There is no division by force nor unity by domination
By Sejean Azzi
(See Translation in Arabic Section
There are peoples who, no matter how their enemies try to divide them, unite because their one national feeling is stronger than division.
There are peoples, no matter how hard their allies try to unite them, are divided because the feelings of their national components are scattered and their loyalties roam in other countries.
Attempts to rebel against this historical inevitability have led to tragedies. The past year witnessed a change in the borders of 80 countries with separation, division or unification.
Of the changes, some happened peacefully, some happened militarily, and the rest happened as a result of an external plan. The experiences of Germany, the Soviet Union and the Arab world may be more expressive of the role of freedom, nationalism, religion and colonialism in changing countries and nations.
On this day, October 7, in 1949, the victorious countries of World War II (America, Britain and the Soviet Union) announced the official division of Germany into two states after its partition in 1945. But the German people hastened to restore their federal unity the moment the fall of the Soviet Union began in 1989. Later, Angela Merkel, the daughter of communist Germany, became the chancellor of a liberal united Germany. National sentiments are alive.
During October 1989, the Russian people rose up against the Soviet Union and its 15 countries, which the communist regime had forcibly brought together for more than 70 years, took the initiative to secede and return to former national entities.
Some of these peoples returned and were divided ethnically and religiously within their new entities, such as the countries of the Balkan countries (Czechoslovakia, Yugoslavia and Macedonia).
Ten years ago, Arab peoples rose up against their regimes in what was called the “Arab Spring”. The regimes remained - even if their men changed - and goals were revealed that go beyond regime change to entity change. Muslim minorities demanded partition, self-rule, self-determination and federal rule in Iraq, Syria, Yemen, Libya and Sudan. The Christian minorities in Iraq and Syria and the Copts in Egypt abstained. The concept of the state triumphed among Christians.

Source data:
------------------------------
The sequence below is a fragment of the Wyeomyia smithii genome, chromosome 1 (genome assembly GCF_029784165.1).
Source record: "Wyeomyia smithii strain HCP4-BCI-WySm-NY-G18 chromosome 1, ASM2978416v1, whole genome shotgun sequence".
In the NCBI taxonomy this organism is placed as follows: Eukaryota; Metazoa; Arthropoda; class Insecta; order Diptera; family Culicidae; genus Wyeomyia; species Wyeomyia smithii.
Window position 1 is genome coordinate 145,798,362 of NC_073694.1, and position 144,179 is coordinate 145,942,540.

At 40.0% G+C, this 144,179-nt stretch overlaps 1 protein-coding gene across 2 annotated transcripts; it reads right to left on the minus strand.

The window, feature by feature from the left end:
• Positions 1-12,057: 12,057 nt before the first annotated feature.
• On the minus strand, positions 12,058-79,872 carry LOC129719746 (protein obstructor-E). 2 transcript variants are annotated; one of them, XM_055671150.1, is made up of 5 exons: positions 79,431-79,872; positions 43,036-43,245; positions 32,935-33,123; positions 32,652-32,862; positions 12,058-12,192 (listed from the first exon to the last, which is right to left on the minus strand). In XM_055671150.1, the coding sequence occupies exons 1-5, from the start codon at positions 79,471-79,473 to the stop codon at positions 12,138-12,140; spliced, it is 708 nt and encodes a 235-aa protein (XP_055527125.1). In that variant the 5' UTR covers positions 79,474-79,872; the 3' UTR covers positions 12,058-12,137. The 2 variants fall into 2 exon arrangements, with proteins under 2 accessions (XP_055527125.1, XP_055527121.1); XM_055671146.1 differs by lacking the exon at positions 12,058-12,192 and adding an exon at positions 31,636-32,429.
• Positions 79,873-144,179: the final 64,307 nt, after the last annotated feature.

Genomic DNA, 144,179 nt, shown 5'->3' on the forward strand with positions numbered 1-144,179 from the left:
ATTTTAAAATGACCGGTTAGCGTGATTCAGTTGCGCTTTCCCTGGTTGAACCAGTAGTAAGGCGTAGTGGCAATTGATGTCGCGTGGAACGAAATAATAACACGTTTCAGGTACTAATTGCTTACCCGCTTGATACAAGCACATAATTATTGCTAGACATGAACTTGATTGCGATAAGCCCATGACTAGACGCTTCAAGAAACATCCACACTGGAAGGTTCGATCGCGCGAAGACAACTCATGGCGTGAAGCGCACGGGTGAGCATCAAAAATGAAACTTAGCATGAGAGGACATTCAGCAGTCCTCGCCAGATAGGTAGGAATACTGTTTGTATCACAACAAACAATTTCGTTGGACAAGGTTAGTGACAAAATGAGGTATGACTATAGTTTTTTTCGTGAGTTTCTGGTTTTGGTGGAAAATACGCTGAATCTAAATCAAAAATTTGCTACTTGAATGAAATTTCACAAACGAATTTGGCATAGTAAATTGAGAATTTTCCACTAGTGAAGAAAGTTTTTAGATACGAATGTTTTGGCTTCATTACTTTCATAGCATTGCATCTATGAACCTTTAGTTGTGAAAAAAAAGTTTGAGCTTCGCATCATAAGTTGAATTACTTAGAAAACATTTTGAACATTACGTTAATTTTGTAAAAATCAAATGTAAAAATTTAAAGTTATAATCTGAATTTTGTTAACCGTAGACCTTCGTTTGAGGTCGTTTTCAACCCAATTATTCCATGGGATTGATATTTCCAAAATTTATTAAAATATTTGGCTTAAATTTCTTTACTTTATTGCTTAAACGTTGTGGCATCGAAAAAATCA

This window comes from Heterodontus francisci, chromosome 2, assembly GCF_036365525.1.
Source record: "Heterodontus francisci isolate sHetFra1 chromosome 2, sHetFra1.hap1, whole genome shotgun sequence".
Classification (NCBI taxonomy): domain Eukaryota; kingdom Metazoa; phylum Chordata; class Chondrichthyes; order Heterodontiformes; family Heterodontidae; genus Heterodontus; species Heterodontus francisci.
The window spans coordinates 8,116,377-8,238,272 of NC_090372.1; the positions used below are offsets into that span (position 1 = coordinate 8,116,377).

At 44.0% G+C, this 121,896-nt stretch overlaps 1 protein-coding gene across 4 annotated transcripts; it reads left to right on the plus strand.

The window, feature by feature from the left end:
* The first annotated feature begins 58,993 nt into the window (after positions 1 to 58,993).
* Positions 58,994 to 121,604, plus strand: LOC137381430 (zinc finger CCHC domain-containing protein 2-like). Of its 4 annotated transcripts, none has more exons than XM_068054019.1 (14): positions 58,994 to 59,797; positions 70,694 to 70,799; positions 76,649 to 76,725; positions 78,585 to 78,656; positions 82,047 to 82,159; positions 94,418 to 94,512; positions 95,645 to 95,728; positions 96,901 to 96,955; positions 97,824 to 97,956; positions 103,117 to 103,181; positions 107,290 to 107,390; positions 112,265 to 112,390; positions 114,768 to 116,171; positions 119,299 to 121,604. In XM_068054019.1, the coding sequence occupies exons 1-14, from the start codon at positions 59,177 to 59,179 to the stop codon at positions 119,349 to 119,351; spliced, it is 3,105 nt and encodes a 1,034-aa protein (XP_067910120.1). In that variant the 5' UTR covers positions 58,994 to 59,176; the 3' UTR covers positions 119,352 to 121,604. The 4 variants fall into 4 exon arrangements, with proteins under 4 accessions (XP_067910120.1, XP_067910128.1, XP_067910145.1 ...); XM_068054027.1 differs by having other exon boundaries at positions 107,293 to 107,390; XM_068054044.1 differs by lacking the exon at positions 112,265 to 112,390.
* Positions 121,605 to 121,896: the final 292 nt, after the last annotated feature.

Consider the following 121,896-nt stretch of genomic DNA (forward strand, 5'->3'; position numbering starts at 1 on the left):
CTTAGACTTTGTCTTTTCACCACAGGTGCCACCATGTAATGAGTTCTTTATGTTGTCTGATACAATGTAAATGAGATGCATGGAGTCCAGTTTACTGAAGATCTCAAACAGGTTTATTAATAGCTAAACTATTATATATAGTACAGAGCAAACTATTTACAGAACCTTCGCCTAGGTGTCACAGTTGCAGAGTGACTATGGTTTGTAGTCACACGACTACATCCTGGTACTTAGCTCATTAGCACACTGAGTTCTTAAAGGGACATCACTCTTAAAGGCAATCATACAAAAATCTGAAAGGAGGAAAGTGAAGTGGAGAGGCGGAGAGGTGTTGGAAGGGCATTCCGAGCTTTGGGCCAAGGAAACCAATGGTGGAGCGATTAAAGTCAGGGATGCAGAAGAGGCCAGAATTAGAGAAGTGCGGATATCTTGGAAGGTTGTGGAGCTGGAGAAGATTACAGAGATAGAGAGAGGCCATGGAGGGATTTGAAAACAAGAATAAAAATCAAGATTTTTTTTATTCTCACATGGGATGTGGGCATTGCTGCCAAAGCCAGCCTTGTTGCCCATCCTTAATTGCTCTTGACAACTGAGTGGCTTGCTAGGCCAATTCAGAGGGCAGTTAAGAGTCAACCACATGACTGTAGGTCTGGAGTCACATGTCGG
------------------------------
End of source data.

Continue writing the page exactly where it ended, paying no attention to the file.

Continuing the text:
These examples show that:
1) peoples do not unite or divide by chance, compromise or oppression;
2) The number of the population and the area of the land has nothing to do with independent self-determination;
3) The reasons for union and separation are different among peoples.
In general, a people does not unite or divide without valid existential reasons. Neither unity lasts nor division if the reasons are flimsy and circumstantial. The unitary option without solid foundations is not a virtue, and the dividing option for solid compelling reasons is not a vice.
Many peoples preferred to separate under the pretext of the impossibility of partnership, and other peoples lined up unity in confirmation of the will of a common life under one state and one legitimacy. Unity is the ability to live with the other who is different, and division is the contentment with life with the other similar. If unity has a thousand constitutional forms, division has only one form.
Self-determination, whatever its kind, is neither an accusation nor treason. Betrayal is to push a people proud of their unity to think of alternatives to national partnership. It pains me, the son of Mount Lebanon, to give up my homeland because a group decided to build a colony for a foreign country against the will of the Lebanese. The unity of the homeland is not only by the people’s belonging to their state but by their belonging to its history. This is the concept of the nation-state. What is left of me without Phoenicia, Sidon, and Tyre, and without those cities, kingdoms, and legends? The history of Lebanese politics began in Mount Lebanon, but the history of Lebanese civilization began in the coastal Phoenician cities.